January 2019

I was diagnosed at 62 with low grade serous stage 3a ovarian cancer in November 2018, following UTI after UTI and what doctors thought was IBS or thrush.

After a few years of having a “sensitive bladder” and forgetting to drink enough (I talk a lot in my job), I was getting urinary tract infections quite often. A nurse I saw for a smear put it down to possible incontinence. I knew that this wasn’t the issue.

Then I started having strong abdominal pain while sitting at my desk, which seemed to be a tummy upset, as on having a bowel movement any pain went. Eventually a month so later I saw a locum GP who put me down the urgent bowel cancer process. I had a colonoscopy which came back clear “but a bit pink”.

Over some months I had a few stomach migraines, sickness and stomach upsets and went to a nutritionist and started eating only greens and chicken, no sugar, dairy or gluten. This helped a lot. She thought the fibroid I’d been diagnosed with a few years before the menopause may be pressing on the bladder, causing the UTIs. I delayed going back to the doctor as I didn’t want to bother them and thought it was explained by IBS as discussed with another locum after the colonoscopy. I had a lot of energy still and didn’t really feel “ill”.

However things were still not right so I asked for a CA125 blood test. I was told it isn’t used as a screening method by my GP but to come in if I was worried. As the symptoms seemed to settle down I didn’t want to bother him. That was about two years ago. Things were uncomfortable when driving on uneven surfaces and I couldn’t go more than 40 minutes without urgently needing a wee. I thought I could feel my organs moving about inside me and now I know why.

Another UTI in June and again in July and a feeling of general abdominal and bladder inflammation made me go to the GP (another locum) yet again. The first time they assumed it was thrush. Then a different, more senior GP in our practice palpated my tummy and said I was “growing a football in there”. That week I had an ultrasound and then a CT scan within days (in early August). My bloods were taken and my CA125 was 80 (above the norm of 35). I was terrified that it could be cancer. The consultant said she thought it may well be, but probably stage 1.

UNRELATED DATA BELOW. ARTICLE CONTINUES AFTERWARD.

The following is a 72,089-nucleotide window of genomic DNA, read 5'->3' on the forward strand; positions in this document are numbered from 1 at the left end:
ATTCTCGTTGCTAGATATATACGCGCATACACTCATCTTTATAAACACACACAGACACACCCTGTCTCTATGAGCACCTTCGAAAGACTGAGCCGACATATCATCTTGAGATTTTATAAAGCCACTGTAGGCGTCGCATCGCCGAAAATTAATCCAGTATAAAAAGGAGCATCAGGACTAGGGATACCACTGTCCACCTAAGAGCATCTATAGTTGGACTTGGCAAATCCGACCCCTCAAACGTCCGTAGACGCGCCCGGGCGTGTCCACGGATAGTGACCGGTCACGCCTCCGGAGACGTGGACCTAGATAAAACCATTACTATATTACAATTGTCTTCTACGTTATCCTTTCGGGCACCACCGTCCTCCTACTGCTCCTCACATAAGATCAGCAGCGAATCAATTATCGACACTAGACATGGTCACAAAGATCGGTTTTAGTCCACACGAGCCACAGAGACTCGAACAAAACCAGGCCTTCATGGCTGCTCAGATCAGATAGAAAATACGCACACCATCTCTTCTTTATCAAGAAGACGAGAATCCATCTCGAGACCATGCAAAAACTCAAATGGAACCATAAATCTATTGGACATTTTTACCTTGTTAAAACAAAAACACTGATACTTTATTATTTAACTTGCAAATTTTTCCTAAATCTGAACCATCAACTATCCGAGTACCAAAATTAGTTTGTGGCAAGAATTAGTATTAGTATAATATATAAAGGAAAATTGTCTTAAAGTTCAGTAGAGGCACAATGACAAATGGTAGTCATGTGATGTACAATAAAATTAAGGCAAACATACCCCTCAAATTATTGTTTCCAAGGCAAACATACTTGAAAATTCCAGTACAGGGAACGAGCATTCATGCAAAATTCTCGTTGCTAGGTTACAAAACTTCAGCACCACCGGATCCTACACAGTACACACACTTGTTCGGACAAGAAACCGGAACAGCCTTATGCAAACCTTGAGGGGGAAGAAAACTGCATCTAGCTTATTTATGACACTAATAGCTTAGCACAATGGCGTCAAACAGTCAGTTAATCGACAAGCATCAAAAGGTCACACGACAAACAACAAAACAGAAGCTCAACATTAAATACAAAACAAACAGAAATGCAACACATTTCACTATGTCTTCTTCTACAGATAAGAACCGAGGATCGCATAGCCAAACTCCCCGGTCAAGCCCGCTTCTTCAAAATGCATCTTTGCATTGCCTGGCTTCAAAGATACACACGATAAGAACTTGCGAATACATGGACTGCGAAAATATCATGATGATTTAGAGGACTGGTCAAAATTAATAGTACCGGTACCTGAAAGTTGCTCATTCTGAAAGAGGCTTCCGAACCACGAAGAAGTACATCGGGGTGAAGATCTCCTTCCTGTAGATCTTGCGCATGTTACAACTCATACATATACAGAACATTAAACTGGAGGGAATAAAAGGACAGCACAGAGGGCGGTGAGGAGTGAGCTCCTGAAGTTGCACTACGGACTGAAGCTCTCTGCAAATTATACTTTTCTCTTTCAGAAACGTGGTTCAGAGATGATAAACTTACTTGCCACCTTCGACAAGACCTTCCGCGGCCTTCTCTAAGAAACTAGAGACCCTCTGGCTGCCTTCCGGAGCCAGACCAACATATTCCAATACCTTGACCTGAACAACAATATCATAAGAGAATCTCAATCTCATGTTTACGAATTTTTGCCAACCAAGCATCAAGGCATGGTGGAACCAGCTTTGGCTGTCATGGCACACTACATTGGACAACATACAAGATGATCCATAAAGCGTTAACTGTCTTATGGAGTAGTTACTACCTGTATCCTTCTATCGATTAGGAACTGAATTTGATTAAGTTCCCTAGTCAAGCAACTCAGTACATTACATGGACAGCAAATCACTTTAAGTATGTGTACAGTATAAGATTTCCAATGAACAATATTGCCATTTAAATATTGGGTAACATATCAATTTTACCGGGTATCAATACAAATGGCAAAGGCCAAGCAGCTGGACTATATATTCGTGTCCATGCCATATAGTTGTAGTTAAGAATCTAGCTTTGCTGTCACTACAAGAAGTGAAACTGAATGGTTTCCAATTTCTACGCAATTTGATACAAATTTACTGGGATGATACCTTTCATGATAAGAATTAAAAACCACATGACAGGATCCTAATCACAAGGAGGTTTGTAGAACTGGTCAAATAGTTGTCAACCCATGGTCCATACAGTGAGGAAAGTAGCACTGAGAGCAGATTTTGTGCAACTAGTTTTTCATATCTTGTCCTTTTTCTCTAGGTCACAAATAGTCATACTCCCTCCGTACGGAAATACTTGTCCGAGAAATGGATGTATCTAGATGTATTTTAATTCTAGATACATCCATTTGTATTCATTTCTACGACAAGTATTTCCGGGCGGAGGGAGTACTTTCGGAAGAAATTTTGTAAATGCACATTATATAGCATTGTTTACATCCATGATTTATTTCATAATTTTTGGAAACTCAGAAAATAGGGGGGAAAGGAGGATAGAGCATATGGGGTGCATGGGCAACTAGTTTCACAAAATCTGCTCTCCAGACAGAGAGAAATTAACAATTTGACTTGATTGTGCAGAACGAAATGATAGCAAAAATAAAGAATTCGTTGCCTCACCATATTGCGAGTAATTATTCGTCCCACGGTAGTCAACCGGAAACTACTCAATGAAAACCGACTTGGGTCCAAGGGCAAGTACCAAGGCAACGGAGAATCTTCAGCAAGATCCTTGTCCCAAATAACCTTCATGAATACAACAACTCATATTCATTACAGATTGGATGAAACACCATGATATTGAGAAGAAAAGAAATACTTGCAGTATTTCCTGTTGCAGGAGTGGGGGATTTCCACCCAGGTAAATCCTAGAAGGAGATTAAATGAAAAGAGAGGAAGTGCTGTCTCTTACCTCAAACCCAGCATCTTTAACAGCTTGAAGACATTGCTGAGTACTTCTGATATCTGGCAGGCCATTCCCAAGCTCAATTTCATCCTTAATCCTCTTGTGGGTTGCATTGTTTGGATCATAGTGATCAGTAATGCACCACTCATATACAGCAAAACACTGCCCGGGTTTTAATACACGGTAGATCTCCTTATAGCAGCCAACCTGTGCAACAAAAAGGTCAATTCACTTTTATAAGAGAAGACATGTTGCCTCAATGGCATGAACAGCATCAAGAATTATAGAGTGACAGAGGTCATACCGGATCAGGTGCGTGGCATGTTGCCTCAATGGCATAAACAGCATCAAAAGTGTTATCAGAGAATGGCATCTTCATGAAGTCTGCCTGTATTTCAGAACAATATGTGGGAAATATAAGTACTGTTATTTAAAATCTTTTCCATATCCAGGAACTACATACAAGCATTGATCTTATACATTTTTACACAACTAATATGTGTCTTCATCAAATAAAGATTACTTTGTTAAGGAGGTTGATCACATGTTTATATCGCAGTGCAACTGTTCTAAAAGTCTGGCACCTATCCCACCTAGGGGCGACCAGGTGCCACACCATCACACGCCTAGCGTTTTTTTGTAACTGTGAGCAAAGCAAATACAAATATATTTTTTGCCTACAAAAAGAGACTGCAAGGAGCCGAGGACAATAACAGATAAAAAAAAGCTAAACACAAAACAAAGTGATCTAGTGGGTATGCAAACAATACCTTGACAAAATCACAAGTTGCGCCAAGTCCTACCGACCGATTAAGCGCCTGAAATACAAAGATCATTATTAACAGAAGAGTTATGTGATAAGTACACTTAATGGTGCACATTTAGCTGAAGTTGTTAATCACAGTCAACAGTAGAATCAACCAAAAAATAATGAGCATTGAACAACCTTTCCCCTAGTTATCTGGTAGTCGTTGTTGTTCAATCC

I had sleepless nights and despite being a psychotherapist I became by turns a three year old emotionally and someone facing the possibility of an early death with all that entailed: needing to make it easy for others while frightening myself by reading horrible and discouraging statistics on Google. I saw the gynae consultant who explained that I had fluid in the uterus and sent it for biopsy, together with some lining of the womb. A multidisciplinary team from Oxford and Swindon discussed my case and agreed surgery would be the best way forward, then a proper biopsy could be taken post-op.

I had a radical hysterectomy, ovaries, tubes, cervix and part of the omentum removed in early October where she told me the “cyst” had become attached to my pelvis, liver and kidneys. All of the cyst was removed however sadly it was bigger than they had thought and it burst during the operation.

I contracted cellulitis post-op on day 3, which cleared up with yet more antibiotics. I had a catheter so I didn’t have to worry about going to the loo. I did need help untangling the catheter when I had a wash though.

I wasn’t eating or drinking so was on a drip. Having a bowel movement stopped the feeling of sickness – a major milestone was being able to pass wind! The surgeon explained that the bowel has a tantrum if it is handled and tends to stop working. We had a minor hooray when a fart was released.

I was discharged in 5 days, as I had been feeling sick and unable to eat until then. Even water made me feel sick. I was able to move slowly and gently and walked round the block to try and get some strength back. Constipation and piles were a problem too, which added to the overall feeling of being unwell.

I was glad a nurse had suggested I have a cushion for car journeys so that the incision was protected from the seat belt.

Some staples were removed on day 11 and the rest on day 14, but I had to travel to see the nurse for this. I’d naively assumed that someone would come to me as I was feeling so fragile. Thank God the nurse were so kind and gentle.

I was petrified that the results of the biopsy would confirm cancer. Many sleepless nights and head in the sand pretending everything was fine.

I was diagnosed at the end of October by a different female doctor standing in for my surgeon with a very brusque bedside manner, who informed me that it was cancer. Ovarian low grade serous, stage 3a. This was such a huge shock. Even though I’d been afraid of the results, I had tried to visualise it being good news. I was then told to read the Macmillan books handed to me and go and have some cake in the café. I still can’t believe the lack of empathy.

We cried at home in private. I started clearing clutter; I still am. I don’t know what the future holds but I don’t want my husband to be landed with 20 years’ worth of stuff which he then has to go through.